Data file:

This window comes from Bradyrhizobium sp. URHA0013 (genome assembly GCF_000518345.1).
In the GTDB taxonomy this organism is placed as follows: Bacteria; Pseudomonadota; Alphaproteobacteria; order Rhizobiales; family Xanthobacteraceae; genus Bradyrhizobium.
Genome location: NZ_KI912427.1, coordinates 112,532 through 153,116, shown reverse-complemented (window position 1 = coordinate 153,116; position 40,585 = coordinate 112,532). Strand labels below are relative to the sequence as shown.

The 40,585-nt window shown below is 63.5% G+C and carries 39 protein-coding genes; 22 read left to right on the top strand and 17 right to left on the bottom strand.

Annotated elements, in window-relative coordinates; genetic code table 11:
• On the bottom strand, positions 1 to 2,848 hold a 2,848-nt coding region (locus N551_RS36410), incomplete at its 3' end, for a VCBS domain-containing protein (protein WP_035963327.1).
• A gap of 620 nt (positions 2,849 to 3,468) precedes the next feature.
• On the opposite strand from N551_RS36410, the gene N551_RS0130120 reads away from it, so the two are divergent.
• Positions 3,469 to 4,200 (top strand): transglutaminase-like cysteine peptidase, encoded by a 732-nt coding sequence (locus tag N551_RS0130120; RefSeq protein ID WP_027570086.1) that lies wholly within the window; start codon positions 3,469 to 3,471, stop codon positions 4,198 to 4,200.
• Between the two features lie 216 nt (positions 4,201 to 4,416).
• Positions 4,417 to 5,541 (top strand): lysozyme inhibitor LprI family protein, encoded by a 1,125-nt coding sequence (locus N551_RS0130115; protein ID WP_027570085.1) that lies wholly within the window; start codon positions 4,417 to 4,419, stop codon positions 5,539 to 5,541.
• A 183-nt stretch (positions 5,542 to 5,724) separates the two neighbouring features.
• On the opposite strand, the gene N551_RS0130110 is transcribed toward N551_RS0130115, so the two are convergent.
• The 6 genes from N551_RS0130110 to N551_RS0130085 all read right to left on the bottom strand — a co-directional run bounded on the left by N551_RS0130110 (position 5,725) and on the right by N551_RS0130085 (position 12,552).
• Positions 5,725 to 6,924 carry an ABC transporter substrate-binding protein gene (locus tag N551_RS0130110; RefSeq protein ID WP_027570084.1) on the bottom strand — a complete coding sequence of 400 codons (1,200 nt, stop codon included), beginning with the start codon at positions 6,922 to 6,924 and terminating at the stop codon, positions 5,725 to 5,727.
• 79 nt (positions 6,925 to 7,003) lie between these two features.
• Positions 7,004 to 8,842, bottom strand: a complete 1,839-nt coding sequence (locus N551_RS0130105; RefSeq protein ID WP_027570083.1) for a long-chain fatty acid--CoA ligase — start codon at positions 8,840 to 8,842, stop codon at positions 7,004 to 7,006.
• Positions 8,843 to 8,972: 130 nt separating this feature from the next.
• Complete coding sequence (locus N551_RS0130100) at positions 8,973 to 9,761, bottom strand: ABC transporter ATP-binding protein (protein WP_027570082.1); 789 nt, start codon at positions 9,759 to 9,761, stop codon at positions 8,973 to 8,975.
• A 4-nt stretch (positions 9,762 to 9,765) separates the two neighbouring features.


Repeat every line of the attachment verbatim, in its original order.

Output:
This window comes from Bradyrhizobium sp. URHA0013 (genome assembly GCF_000518345.1).
In the GTDB taxonomy this organism is placed as follows: Bacteria; Pseudomonadota; Alphaproteobacteria; order Rhizobiales; family Xanthobacteraceae; genus Bradyrhizobium.
Genome location: NZ_KI912427.1, coordinates 112,532 through 153,116, shown reverse-complemented (window position 1 = coordinate 153,116; position 40,585 = coordinate 112,532). Strand labels below are relative to the sequence as shown.

The 40,585-nt window shown below is 63.5% G+C and carries 39 protein-coding genes; 22 read left to right on the top strand and 17 right to left on the bottom strand.

Annotated elements, in window-relative coordinates; genetic code table 11:
• On the bottom strand, positions 1 to 2,848 hold a 2,848-nt coding region (locus N551_RS36410), incomplete at its 3' end, for a VCBS domain-containing protein (protein WP_035963327.1).
• A gap of 620 nt (positions 2,849 to 3,468) precedes the next feature.
• On the opposite strand from N551_RS36410, the gene N551_RS0130120 reads away from it, so the two are divergent.
• Positions 3,469 to 4,200 (top strand): transglutaminase-like cysteine peptidase, encoded by a 732-nt coding sequence (locus tag N551_RS0130120; RefSeq protein ID WP_027570086.1) that lies wholly within the window; start codon positions 3,469 to 3,471, stop codon positions 4,198 to 4,200.
• Between the two features lie 216 nt (positions 4,201 to 4,416).
• Positions 4,417 to 5,541 (top strand): lysozyme inhibitor LprI family protein, encoded by a 1,125-nt coding sequence (locus N551_RS0130115; protein ID WP_027570085.1) that lies wholly within the window; start codon positions 4,417 to 4,419, stop codon positions 5,539 to 5,541.
• A 183-nt stretch (positions 5,542 to 5,724) separates the two neighbouring features.
• On the opposite strand, the gene N551_RS0130110 is transcribed toward N551_RS0130115, so the two are convergent.
• The 6 genes from N551_RS0130110 to N551_RS0130085 all read right to left on the bottom strand — a co-directional run bounded on the left by N551_RS0130110 (position 5,725) and on the right by N551_RS0130085 (position 12,552).
• Positions 5,725 to 6,924 carry an ABC transporter substrate-binding protein gene (locus tag N551_RS0130110; RefSeq protein ID WP_027570084.1) on the bottom strand — a complete coding sequence of 400 codons (1,200 nt, stop codon included), beginning with the start codon at positions 6,922 to 6,924 and terminating at the stop codon, positions 5,725 to 5,727.
• 79 nt (positions 6,925 to 7,003) lie between these two features.
• Positions 7,004 to 8,842, bottom strand: a complete 1,839-nt coding sequence (locus N551_RS0130105; RefSeq protein ID WP_027570083.1) for a long-chain fatty acid--CoA ligase — start codon at positions 8,840 to 8,842, stop codon at positions 7,004 to 7,006.
• Positions 8,843 to 8,972: 130 nt separating this feature from the next.
• Complete coding sequence (locus N551_RS0130100) at positions 8,973 to 9,761, bottom strand: ABC transporter ATP-binding protein (protein WP_027570082.1); 789 nt, start codon at positions 9,759 to 9,761, stop codon at positions 8,973 to 8,975.
• A 4-nt stretch (positions 9,762 to 9,765) separates the two neighbouring features.